baby

Baby Your Baby: Oral Health for Babies

BY LESLIE TILLOTSON, www.kutv.com Good oral health starts by creating a routine with your child – before they even have teeth. This includes not putting baby to bed with a bottle, and remembering to wipe their gums with a clean washcloth during bath time. “Start brushing teeth once that first tooth pops through,” says Dr. Carly Sorenson, Pediatrician at Central Orem Pediatrics. This should be done using a small toothbrush with fluoride toothpaste. If your child is under the age of three, use a grain of rice sized glob of toothpaste; over the age of three, toothpaste should be pea sized. Another way to protect baby’s teeth is to introduce a sippy cup at six months and get rid of…

baby teeth

Baby teeth DO matter

By: http://tvcnews.tv The Welsh Government’s ‘Baby Teeth DO Matter’ campaign was launched to raise the awareness of the importance of adopting healthy dental habits early to prevent tooth decay. The message to parents is: Children should start having their teeth brushed as soon as the first teeth come through at 6 months. Brush teeth last thing at night before going to bed and one other time during the day. Use a smear of family fluoride toothpaste, Take children to the dentist before the age of one and the whole family should be having routine dental check ups. Reduce the amount and frequency of sugary foods and drinks in diet from the weaning stage. Speaking after the visit Vaughan Gething said:…

brushing

Early care can take the bite out of dental problems later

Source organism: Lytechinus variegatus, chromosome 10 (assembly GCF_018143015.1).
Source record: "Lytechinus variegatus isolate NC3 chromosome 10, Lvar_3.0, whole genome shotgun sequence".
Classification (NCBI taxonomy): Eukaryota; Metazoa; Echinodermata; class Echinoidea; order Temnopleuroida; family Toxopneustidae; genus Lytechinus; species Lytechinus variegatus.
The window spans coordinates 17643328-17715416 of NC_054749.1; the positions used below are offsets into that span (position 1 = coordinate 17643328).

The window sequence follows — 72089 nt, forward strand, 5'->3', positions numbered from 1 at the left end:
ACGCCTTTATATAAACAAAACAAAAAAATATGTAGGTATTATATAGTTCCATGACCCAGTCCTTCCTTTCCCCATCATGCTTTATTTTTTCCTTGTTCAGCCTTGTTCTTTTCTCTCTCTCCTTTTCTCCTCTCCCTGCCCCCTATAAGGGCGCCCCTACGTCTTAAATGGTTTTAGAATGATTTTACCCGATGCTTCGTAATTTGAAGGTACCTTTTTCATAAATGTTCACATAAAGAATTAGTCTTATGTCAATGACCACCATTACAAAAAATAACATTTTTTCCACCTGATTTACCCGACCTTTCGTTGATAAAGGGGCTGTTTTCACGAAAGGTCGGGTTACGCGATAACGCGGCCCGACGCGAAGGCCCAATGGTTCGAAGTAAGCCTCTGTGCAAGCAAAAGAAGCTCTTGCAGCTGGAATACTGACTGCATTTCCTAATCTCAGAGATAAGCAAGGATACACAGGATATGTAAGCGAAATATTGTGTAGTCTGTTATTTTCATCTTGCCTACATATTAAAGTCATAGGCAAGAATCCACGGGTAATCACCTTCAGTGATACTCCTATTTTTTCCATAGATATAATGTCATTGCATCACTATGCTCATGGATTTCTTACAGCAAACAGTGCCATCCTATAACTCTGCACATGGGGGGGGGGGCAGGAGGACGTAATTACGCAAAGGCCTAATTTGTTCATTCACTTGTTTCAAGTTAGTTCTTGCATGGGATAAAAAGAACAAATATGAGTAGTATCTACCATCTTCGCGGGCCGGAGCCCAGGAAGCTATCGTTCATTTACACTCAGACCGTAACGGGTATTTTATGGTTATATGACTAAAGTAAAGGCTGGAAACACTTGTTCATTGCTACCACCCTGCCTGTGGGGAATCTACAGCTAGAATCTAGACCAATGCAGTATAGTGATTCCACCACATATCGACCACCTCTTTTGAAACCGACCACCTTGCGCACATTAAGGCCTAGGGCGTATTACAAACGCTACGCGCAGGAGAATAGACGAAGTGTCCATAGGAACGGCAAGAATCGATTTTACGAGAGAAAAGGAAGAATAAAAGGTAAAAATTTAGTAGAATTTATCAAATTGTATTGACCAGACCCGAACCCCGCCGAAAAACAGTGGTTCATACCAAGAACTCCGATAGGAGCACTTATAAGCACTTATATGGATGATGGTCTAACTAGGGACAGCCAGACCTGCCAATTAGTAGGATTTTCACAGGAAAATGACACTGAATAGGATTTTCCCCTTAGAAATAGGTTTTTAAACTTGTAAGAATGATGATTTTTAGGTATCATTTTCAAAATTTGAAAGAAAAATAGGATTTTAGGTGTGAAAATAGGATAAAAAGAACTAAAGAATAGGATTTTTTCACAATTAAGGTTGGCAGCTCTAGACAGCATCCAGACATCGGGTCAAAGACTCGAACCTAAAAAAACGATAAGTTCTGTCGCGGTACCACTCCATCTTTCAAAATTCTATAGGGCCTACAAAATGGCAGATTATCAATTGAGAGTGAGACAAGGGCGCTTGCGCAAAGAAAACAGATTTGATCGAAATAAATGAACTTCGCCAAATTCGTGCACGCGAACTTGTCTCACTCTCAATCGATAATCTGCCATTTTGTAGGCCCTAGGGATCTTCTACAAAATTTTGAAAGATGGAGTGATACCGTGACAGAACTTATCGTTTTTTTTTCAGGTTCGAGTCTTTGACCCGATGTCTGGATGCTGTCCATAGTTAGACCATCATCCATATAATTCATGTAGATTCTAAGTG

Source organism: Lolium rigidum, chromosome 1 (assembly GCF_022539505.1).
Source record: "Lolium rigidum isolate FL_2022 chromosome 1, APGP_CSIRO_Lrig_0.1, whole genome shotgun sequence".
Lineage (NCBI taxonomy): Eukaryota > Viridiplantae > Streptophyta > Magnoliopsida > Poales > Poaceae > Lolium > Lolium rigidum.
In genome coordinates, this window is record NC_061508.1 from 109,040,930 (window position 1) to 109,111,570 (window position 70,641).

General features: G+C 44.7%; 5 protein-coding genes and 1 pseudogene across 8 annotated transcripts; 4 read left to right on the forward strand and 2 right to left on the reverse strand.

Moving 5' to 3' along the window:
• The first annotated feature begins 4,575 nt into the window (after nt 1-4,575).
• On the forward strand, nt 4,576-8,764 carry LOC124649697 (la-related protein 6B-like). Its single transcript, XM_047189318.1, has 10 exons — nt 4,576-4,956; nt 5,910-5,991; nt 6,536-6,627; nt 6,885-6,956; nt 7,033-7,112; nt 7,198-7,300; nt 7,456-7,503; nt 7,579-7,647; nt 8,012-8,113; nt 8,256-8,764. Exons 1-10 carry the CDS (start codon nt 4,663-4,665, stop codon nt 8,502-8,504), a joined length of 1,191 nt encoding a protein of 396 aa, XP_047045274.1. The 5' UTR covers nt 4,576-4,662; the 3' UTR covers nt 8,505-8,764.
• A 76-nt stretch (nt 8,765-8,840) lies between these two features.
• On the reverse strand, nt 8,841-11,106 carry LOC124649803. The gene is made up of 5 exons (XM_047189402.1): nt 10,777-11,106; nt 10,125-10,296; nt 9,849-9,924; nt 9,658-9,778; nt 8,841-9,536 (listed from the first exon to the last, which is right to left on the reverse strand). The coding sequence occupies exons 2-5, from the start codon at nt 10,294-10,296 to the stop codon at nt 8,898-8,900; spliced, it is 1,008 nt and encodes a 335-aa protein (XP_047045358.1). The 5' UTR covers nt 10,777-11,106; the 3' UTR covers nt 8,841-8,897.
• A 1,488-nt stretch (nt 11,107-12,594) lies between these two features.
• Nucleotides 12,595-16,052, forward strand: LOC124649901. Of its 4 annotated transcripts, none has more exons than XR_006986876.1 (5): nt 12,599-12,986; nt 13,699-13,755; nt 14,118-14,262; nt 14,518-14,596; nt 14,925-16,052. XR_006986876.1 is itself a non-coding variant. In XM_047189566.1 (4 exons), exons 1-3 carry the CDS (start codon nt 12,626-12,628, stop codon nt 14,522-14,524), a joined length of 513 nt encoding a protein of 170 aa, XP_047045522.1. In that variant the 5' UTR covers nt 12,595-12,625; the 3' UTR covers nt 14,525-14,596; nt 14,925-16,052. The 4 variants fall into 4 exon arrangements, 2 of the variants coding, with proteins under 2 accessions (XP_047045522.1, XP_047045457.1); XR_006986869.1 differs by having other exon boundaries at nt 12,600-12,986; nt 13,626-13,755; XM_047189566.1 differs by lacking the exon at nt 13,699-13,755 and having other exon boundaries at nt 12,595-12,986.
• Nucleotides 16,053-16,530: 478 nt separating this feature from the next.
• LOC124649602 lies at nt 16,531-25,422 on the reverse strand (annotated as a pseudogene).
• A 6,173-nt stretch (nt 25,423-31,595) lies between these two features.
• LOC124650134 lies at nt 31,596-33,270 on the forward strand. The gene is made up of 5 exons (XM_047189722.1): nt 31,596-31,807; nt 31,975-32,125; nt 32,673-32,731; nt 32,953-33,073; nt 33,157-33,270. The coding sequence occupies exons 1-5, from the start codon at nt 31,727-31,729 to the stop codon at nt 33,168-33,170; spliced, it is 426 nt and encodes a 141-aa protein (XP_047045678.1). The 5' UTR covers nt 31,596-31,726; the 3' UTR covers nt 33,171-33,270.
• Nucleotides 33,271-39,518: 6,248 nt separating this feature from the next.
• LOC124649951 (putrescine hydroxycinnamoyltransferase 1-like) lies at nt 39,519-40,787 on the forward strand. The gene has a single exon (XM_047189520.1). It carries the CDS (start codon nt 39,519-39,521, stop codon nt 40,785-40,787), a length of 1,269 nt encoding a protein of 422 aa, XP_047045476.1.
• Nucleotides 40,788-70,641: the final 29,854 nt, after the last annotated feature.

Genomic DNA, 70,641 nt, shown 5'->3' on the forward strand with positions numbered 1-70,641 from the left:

By: Larry Wood, www.aikenstandard.com Good dental health begins in infancy, and that early attention to oral hygiene and care can mean strong teeth and gums as children become young adults and seniors. Dr. Thom Akins, a pediatric dentist in Aiken, said the earlier a child begins visits to the dentist, the better. “We like to see children earlier than most people anticipate,” Akins said. “Historically, people are accustomed to taking their children to the dentist around age 3 or 4, but as pediatric dentists, we prefer to see them within six months of the first tooth coming in or by the age of 1, whichever comes first.” During those early visits, a parent holds the child while he does an…

child

Silver Diamine Fluoride in Caries Management

By: www.ada.org A recent article in the New York Times highlighted use of silver diamine fluoride (SDF) as an alternative approach to treatment of cavities in children.1 The article highlighted that SDF was faster and cheaper than drilling and filling; and it mentioned the downside that when applied, SDF blackens the tooth. Silver diamine fluoride (SDF) is a colorless liquid that at pH 10 is 24.4% to 28.8% (weight/volume) silver and 5.0% to 5.9% fluoride.2 Just as 5% sodium fluoride varnish has FDA clearance as a Class II medical device for the treatment of tooth hypersensitivity, FDA classified SDF as a fluoride and cleared its use as a Class II medical device for the same indication. A number of products…